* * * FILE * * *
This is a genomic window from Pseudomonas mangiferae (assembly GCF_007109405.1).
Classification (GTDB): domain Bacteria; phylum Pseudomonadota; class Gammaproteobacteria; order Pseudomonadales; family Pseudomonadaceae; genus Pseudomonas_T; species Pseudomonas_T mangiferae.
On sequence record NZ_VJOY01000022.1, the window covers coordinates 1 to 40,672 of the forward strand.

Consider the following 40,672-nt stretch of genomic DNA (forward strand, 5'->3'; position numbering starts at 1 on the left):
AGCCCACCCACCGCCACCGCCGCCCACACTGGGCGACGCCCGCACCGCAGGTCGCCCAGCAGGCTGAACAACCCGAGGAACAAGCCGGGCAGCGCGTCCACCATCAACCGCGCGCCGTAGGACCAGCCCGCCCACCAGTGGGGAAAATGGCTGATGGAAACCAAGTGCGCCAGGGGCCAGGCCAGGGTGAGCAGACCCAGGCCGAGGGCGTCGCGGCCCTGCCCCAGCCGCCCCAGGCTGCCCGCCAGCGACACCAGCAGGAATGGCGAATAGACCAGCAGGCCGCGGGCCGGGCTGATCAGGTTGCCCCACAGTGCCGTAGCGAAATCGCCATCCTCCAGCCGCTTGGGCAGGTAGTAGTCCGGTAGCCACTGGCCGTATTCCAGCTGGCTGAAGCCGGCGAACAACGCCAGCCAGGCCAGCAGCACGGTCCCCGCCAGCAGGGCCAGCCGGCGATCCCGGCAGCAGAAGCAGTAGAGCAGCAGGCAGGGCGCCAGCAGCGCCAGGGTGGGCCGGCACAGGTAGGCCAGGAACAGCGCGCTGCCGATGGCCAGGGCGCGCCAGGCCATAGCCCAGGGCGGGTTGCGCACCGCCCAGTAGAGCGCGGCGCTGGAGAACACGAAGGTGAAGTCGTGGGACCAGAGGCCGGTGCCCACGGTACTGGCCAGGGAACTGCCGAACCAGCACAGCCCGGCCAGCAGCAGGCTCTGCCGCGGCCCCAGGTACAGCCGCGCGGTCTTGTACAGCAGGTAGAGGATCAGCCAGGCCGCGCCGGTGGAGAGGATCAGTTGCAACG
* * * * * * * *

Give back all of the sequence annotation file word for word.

This is a genomic window from Pseudomonas mangiferae (assembly GCF_007109405.1).
Classification (GTDB): domain Bacteria; phylum Pseudomonadota; class Gammaproteobacteria; order Pseudomonadales; family Pseudomonadaceae; genus Pseudomonas_T; species Pseudomonas_T mangiferae.
On sequence record NZ_VJOY01000022.1, the window covers coordinates 1 to 40,672 of the forward strand.

Consider the following 40,672-nt stretch of genomic DNA (forward strand, 5'->3'; position numbering starts at 1 on the left):
AGCCCACCCACCGCCACCGCCGCCCACACTGGGCGACGCCCGCACCGCAGGTCGCCCAGCAGGCTGAACAACCCGAGGAACAAGCCGGGCAGCGCGTCCACCATCAACCGCGCGCCGTAGGACCAGCCCGCCCACCAGTGGGGAAAATGGCTGATGGAAACCAAGTGCGCCAGGGGCCAGGCCAGGGTGAGCAGACCCAGGCCGAGGGCGTCGCGGCCCTGCCCCAGCCGCCCCAGGCTGCCCGCCAGCGACACCAGCAGGAATGGCGAATAGACCAGCAGGCCGCGGGCCGGGCTGATCAGGTTGCCCCACAGTGCCGTAGCGAAATCGCCATCCTCCAGCCGCTTGGGCAGGTAGTAGTCCGGTAGCCACTGGCCGTATTCCAGCTGGCTGAAGCCGGCGAACAACGCCAGCCAGGCCAGCAGCACGGTCCCCGCCAGCAGGGCCAGCCGGCGATCCCGGCAGCAGAAGCAGTAGAGCAGCAGGCAGGGCGCCAGCAGCGCCAGGGTGGGCCGGCACAGGTAGGCCAGGAACAGCGCGCTGCCGATGGCCAGGGCGCGCCAGGCCATAGCCCAGGGCGGGTTGCGCACCGCCCAGTAGAGCGCGGCGCTGGAGAACACGAAGGTGAAGTCGTGGGACCAGAGGCCGGTGCCCACGGTACTGGCCAGGGAACTGCCGAACCAGCACAGCCCGGCCAGCAGCAGGCTCTGCCGCGGCCCCAGGTACAGCCGCGCGGTCTTGTACAGCAGGTAGAGGATCAGCCAGGCCGCGCCGGTGGAGAGGATCAGTTGCAACG